Navigation Links
TGen finds therapeutic targets for rare cancer in children

PHOENIX, Ariz. Aug. 31, 2010 The first study of Ewing's sarcoma that screened hundreds of genes based on how they affect cell growth has identified two potential anti-cancer drug targets, according to a scientific paper by the Translational Genomics Research Institute (TGen) published this month in the journal Molecular Cancer.

Ewing's sarcomas are rare, but aggressive cancer lesions that occur most frequently in the bones of teenagers. They represent nearly 3 percent of all childhood cancers. Patients are treated with a combination of surgery, radiation and chemotherapy. This cancer can reoccur after surgical removal, and often spreads to the lungs, other bones and bone marrow. Once it spreads, or metastasizes, only 1 in 5 patients survive more than 5 years.

These lesions harbor unique chromosomal abnormalities that give rise to fusion genes that act as cancer-inducing proteins, or oncoproteins.

TGen researchers used RNAi-based phenotypic, or loss-of-function screening, a method of silencing hundreds of individual genes in a high-throughput format, to analyze 572 kinases that are expressed in human cells. Kinases are enzymes that modify other proteins. Using this technique, the authors discovered two protein kinases with important roles in the growth and survival of Ewing's sarcoma cells. Cancer cells died when investigators stopped the normal function of the two protein kinases called STK10 and TNK2.

"RNAi-based phenotypic profiling proved to be a powerful gene target discovery strategy, leading to successful identification and validation of STK10 and TNK2 as two novel potential therapeutic targets for Ewing's sarcoma," said Dr. David Azorsa, a TGen Senior Investigator and the paper's senior author.

This was the first study demonstrating the use of this kind of phenotypic profiling to identify unique kinase targets for Ewing's sarcoma, according to the paper.

By identifying kinases that regulate the growth of Ewing's sarcoma cells, TGen investigators anticipate a rapid translation of their discoveries into clinical drug trials and specific remedies for individual patients, advancing the prospects of personalized medicine.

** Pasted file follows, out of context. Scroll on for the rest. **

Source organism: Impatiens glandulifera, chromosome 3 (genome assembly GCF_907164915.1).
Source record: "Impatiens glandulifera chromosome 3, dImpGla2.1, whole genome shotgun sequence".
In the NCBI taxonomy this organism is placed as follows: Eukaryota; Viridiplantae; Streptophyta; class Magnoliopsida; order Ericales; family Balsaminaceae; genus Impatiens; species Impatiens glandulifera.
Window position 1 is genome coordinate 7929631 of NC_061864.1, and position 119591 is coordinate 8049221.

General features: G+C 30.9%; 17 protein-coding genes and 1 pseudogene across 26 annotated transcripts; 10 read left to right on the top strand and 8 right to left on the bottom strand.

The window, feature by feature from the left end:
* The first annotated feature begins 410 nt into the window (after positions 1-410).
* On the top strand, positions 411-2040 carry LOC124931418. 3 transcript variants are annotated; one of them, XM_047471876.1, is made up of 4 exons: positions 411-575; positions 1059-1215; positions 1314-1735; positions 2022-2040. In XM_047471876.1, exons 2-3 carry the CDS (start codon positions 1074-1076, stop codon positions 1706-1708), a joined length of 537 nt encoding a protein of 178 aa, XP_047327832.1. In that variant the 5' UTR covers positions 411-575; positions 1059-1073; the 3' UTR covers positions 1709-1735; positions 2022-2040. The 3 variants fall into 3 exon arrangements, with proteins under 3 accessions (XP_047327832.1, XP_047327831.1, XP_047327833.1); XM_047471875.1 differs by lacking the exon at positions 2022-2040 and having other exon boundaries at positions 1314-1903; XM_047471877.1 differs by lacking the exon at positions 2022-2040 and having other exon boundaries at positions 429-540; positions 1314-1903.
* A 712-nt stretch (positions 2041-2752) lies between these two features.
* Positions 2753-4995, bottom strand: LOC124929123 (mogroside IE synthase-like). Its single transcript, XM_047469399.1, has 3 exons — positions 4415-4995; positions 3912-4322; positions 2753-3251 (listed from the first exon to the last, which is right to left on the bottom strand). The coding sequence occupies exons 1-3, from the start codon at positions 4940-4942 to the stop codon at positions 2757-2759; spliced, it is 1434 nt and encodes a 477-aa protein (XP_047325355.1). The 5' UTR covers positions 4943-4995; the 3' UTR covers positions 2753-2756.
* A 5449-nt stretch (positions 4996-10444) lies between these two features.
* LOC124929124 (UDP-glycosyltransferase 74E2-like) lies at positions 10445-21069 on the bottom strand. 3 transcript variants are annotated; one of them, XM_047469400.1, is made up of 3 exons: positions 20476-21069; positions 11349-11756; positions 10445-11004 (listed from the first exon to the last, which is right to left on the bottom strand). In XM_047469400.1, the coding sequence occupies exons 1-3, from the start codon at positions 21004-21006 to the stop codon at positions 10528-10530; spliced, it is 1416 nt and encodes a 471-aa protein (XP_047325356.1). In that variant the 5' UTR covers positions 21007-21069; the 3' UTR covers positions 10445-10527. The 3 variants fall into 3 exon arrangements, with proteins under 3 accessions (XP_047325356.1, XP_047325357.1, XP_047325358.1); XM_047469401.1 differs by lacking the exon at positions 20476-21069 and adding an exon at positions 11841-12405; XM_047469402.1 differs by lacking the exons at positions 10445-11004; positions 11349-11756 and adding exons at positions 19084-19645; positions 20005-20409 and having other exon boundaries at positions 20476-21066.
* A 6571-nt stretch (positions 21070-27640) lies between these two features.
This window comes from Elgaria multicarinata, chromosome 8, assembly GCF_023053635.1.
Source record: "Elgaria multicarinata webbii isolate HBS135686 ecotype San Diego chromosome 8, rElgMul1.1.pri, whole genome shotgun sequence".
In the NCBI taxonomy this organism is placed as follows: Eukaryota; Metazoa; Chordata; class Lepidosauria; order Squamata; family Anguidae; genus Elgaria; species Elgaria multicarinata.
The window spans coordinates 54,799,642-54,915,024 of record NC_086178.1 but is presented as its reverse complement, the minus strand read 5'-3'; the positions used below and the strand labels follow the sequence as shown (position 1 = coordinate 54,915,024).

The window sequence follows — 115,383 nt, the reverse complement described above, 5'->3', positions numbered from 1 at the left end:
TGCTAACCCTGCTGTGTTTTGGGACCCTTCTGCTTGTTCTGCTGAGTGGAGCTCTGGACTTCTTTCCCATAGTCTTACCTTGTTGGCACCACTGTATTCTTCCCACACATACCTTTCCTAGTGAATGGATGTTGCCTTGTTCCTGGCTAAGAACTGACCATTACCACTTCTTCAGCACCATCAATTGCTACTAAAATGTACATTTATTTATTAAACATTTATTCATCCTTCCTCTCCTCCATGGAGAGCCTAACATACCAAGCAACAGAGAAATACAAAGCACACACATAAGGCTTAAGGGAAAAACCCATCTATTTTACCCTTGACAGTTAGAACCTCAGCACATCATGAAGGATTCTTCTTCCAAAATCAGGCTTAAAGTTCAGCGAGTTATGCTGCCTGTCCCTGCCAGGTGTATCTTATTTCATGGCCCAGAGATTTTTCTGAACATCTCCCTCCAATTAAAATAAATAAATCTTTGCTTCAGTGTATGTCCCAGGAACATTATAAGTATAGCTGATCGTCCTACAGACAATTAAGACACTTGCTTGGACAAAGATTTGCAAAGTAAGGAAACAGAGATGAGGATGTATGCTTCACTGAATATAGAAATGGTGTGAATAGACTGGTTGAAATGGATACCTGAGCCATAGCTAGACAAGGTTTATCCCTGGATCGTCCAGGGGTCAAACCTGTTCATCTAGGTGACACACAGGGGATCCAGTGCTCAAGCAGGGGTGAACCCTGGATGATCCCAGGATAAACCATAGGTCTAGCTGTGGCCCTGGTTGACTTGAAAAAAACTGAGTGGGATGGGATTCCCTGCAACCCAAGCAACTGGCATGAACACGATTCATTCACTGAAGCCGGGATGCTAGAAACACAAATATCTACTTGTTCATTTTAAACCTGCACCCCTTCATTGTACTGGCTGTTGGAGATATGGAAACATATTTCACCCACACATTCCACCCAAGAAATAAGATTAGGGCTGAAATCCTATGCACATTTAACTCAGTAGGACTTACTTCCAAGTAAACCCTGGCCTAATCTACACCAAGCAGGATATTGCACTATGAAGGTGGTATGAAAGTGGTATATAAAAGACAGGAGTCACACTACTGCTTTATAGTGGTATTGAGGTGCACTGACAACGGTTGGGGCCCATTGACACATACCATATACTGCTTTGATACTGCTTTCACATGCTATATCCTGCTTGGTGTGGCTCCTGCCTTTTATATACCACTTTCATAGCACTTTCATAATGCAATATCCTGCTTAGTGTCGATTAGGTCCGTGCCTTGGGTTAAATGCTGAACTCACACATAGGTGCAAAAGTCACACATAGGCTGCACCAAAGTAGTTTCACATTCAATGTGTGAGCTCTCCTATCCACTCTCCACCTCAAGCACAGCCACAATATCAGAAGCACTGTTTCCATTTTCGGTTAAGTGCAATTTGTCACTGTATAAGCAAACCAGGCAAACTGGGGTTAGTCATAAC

"We undertook this study with the goal of identifying specific kinases that can be targeted to modulate Ewing's sarcoma cell growth and survival," said Dr. Shilpi Arora, a TGen Staff Scientist and the paper's lead author. "In addition to the identification of specific kinase targets, we were able to obtain a better understanding of contextual vulnerabilities in Ewing's sarcoma."


Contact: Steve Yozwiak
The Translational Genomics Research Institute

Related medicine news :

1. Study finds an increased risk of death in men with insomnia and a short sleep duration
2. FDA Finds Rodents, Manure Piles at Farms in Egg Recall
3. Study finds asking about pregnancy coercion and intimate-partner violence can reduce their incidence
4. Location determines social network influence, CCNY-led team finds
5. Herpes Drugs Wont Raise Birth Defect Risk, Study Finds
6. Mumps vaccine coverage should be improved, study finds
7. Survey of American women finds STD vaccine viewed positively
8. Study Finds Even a Little Cigarette Smoke Harms Airway
9. New study finds new connection between yoga and mood
10. Global media campaign finds hidden children with rare, fatal aging disorder
11. VCU Massey research finds new link between inflammation and cancer
Post Your Comments:
(Date:10/12/2017)... (PRWEB) , ... October 12, 2017 , ... ... are now treating sleep apnea using cutting-edge Oventus O2Vent technology. As ... serious sleep disorder characterized by frequent cessation in breathing. Oral appliances can offer ...
(Date:10/12/2017)... ... , ... IsoComforter, Inc. ( ), one of the Nation’s ... design of the shoulder pad. The shoulder pad provides optimal support and full ... while using cold therapy. By utilizing ice and water that is circulated from an ...
(Date:10/12/2017)... ... 2017 , ... Information about the technology: , Otomagnetics has ... prevention of a major side effect of chemotherapy in children. Cisplatin and carboplatin ... cisplatin, hearing loss is FDA listed on-label as a dose limiting toxicity. Hearing ...
(Date:10/12/2017)... Washington, D.C. (PRWEB) , ... October 12, 2017 , ... ... of their peers in Washington, D.C., for the 49th Congress of the International ... Ph.D ., Vice President of the Center for Cancer and Blood Disorders ...
(Date:10/12/2017)... (PRWEB) , ... October 12, 2017 , ... ... (HLA), the nation's first interactive health literacy software tool, and the Cancer Patient ... aspects of cancer patient education, today announce a new strategic alliance. , ...
Breaking Medicine News(10 mins):
(Date:10/2/2017)... -- The Rebound mobile app is poised to become a ... of prescription drug addiction. The app empowers users to develop ... down their dosage in a safe, controlled manner while maximizing ... first 100,000 people to sign up will enjoy 3 months ... ...
(Date:9/28/2017)... Sept. 28, 2017 Cohen Veterans Bioscience and ... use of wearable and home sensors for real-time monitoring ... Signal Foundation, a nonprofit organization focused on disruptive health ... an affordable analytical system to record and integrate behavioral, ... ...
(Date:9/27/2017)... Sept. 27, 2017  DarioHealth Corp. (NASDAQ: DRIO), a leading global digital ... its MyDario product is expected to appear on The Dr. Oz Show ... Oz Show airs in your area: ... The nine-time Emmy award-winning, The Dr. Oz Show kicked off ... The segment features ...
Breaking Medicine Technology: